How Hong Kong’s 1997 Dreams Sank Without Trace
How Hong Kong’s 1997 Dreams Sank Without Trace
The Jumbo Floating Restaurant, a landmark attraction built in the style of an imperial palace that adorned the south side of Hong Kong island for more than four decades, capsized this month in the South China Sea, having been towed away after its business was rendered unprofitable by the pandemic. Social media users were quick to see a metaphor. As Hong Kong prepares to celebrate the 25th anniversary of its return to China, the city’s dreams of autonomy and democracy are as stricken as this jaded colonial-era icon.
That isn’t the official narrative, needless to say. The Hong Kong government has set up a celebratory website for the anniversary, under the heading: “A New Era: Stability, Prosperity, Opportunity.” A theme song titled “Heading Forward” features numerous Cantopop stars intercut with scenes of the city’s landscape and activities – including kindergarten children goosestepping with the Chinese flag. The song doesn’t appear to have captured the popular imagination yet: Three weeks after being released, a YouTube version had 4,200 views and 50 “likes.” By contrast, “Glory to Hong Kong,” an unofficial anthem of Hong Kong’s 2019 pro-democracy protests, has 3.5 million views and 117,000 likes.
Anniversaries are often arbitrary milestones. They nevertheless offer an opportunity to stop and take stock, to assess where we have come from and where we are heading. And Hong Kong’s silver jubilee as a special administrative region of China has a particular significance, being the halfway point of the 50 years during which Beijing promised the free-spirited capitalist city a high degree of autonomy and an unchanged way of life. When looking for clues on the future direction of this global financial center that grew out of a colonial trading post, it makes sense to scrutinize the past. History may not repeat, but it certainly rhymes.
Handover day wasn’t particularly memorable, for me. It was a historic occasion, everyone knew: the end of more than 150 years of British rule, a closing curtain on the UK’s empire and a symbol of the rise of China. Thousands of journalists had flown in from around the world to cover the event. But the big questions had been settled long in advance. Those who intended to get out before Beijing resumed control had already mostly done so. Those who remained were content, or at least resigned, to watch what happened; pride, hope and excitement mingled with varying degrees of apprehension.
I spent the early part of the evening at a party of German expatriates in the Mid-Levels district of Hong Kong Island that promised a good view of the fireworks in the harbor below. With the hoi polloi kept well away from the invite-only official festivities, we watched on television. There was one moment that seared me with emotion, I’ll admit: when the orchestra at Britain’s harbor-front farewell played Elgar’s Nimrod (I am British, after all). The staid and choreographed handover ceremony itself left me cold. Military pomp, whether colonial or communist, has never held much appeal. Amid much shouting, marching and horn-blowing, some flags were lowered and others raised, and it was over. We went to bed, woke up the next morning and life carried on as normal. The parachute correspondents flew on to their next global assignment.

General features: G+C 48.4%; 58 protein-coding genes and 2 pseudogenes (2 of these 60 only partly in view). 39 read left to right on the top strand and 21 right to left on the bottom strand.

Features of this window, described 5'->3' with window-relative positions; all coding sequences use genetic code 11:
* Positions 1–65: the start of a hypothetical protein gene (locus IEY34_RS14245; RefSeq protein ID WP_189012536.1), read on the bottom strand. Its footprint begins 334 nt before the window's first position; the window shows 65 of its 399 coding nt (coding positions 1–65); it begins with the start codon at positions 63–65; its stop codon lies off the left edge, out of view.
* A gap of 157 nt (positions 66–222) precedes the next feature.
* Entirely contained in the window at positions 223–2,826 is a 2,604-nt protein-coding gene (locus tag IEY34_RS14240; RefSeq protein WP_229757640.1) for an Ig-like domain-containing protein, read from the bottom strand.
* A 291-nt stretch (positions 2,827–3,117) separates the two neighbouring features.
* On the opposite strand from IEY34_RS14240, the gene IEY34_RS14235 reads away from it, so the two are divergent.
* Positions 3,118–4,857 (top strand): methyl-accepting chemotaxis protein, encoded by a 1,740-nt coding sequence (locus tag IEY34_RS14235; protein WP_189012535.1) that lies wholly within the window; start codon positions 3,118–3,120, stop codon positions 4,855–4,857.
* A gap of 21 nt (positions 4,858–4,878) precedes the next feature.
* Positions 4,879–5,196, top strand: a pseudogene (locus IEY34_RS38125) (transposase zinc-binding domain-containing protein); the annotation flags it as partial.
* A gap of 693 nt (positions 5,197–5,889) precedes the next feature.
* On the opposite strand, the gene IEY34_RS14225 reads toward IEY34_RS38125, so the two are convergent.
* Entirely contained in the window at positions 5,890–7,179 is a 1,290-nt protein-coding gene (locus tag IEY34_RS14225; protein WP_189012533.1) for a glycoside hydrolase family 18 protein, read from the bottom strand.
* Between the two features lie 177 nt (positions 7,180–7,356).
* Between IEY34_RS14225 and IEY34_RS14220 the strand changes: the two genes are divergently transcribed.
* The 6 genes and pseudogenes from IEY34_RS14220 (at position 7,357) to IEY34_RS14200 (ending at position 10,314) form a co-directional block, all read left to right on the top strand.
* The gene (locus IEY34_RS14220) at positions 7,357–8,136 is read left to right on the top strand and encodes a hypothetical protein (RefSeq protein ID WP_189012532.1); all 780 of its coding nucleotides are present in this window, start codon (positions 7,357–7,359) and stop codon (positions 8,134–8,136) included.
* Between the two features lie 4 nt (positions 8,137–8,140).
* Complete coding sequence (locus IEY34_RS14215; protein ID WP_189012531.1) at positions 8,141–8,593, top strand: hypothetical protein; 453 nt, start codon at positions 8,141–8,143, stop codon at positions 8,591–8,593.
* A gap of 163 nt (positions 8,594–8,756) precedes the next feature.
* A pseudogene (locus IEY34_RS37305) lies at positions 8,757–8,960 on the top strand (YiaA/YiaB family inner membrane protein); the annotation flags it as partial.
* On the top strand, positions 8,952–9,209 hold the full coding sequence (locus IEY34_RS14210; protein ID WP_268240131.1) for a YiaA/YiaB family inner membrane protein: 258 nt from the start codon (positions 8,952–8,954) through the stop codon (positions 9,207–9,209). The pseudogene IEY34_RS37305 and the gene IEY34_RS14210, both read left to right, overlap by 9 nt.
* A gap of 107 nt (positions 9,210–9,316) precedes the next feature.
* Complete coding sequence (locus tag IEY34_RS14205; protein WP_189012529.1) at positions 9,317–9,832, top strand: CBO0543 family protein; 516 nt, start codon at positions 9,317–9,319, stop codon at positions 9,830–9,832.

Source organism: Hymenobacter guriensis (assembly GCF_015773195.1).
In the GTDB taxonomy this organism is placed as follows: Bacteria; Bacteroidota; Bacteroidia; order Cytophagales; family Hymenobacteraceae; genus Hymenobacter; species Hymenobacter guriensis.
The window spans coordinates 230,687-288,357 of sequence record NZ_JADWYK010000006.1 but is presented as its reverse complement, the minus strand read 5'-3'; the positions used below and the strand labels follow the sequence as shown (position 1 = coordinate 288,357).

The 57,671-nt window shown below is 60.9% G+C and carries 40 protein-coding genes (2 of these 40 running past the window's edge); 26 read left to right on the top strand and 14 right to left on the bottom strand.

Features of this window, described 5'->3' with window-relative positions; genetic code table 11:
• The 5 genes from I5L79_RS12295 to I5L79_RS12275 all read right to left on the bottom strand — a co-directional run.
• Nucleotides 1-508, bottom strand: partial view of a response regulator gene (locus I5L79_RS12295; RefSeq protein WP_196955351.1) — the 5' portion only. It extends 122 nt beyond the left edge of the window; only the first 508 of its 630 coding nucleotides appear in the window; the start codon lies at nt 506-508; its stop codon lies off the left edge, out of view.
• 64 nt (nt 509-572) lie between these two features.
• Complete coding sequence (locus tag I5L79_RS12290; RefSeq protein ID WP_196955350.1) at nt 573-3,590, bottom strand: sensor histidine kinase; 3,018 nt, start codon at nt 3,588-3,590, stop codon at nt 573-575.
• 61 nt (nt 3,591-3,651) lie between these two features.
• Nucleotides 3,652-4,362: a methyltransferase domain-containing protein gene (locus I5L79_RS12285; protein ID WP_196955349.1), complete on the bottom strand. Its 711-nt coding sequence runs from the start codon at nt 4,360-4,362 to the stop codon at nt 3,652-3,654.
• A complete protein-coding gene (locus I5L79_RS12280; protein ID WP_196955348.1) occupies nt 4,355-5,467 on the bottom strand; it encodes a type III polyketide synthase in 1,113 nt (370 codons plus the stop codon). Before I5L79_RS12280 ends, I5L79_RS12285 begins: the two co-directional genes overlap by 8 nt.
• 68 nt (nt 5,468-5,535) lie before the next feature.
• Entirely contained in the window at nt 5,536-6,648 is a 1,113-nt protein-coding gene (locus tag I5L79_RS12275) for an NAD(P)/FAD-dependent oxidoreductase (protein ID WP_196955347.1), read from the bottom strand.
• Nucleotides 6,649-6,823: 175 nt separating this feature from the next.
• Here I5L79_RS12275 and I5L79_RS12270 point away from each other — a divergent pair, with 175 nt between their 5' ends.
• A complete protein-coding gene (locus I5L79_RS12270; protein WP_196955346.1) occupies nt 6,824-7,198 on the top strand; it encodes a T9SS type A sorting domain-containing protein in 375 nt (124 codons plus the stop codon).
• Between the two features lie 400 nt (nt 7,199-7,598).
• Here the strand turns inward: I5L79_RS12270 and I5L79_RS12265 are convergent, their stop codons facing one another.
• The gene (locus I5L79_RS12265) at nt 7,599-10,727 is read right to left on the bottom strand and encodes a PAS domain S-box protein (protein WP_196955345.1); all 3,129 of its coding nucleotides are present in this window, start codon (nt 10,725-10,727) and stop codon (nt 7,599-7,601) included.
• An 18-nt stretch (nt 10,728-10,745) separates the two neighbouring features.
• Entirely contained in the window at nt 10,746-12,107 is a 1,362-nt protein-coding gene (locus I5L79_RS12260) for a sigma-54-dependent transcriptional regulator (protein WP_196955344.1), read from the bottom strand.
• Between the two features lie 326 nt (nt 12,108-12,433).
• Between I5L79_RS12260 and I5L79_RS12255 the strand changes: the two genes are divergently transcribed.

Looking back, it is striking how we have come full circle; how the sense of foreboding and anxiety that pervaded much of the media coverage of the handover (which arrived just eight years after Tiananmen) has come to be vindicated, so completely and yet so belatedly. A central question, then, is: Why did it take so long? If the Communist Party intended to renege on its promises, then why did it not act sooner?
Tibet offers one possible answer. Scholars have drawn parallels between the “One Country, Two Systems” formula that governed Hong Kong’s return to Chinese sovereignty and the Seventeen Point Agreement that incorporated Tibet into the People’s Republic in 1951. The agreement pledged the region autonomy and to preserve its way of life, but tensions with Beijing led to an uprising in 1959 that was suppressed by the People’s Liberation Army, after which the central government set about assimilating Tibet into the nation’s socialist system. (China blames a reactionary clique set on preserving feudal practices for inciting the rebellion and calls its takeover a “democratic reform” and “emancipation.”)
It’s a strategy that borrows from the approach of China’s imperial dynasties to its periphery. “The Qing emperor allowed local elites in newly incorporated regions with distinct customs and leadership to exercise local autonomy. But not indefinitely,” as Ho-fung Hung, a professor at Johns Hopkins University, has written. “Over time, they would be integrated into the core territory of the empire, being culturally assimilated and having their local autonomy abolished.”
The head of the Communist Party’s Southwestern Bureau in 1949-52, and in charge of negotiations with the Dalai Lama government, was Deng Xiaoping. Three decades later, as China’s paramount leader, Deng oversaw the negotiations with Britain on Hong Kong’s future and is credited with proposing the One Country, Two Systems arrangement. (Deng frequently spoke of his desire to set foot in the territory after its return to China. He missed the handover by four months, dying at 92 in February 1997. Memories of that day are as vivid as July 1. Although the city was still at that point under British rule, Hong Kong’s subway operator spent the day piping funeral music through its loudspeaker system. The eeriness of hearing that lugubrious sound echoing through station tunnels has stayed with me since.)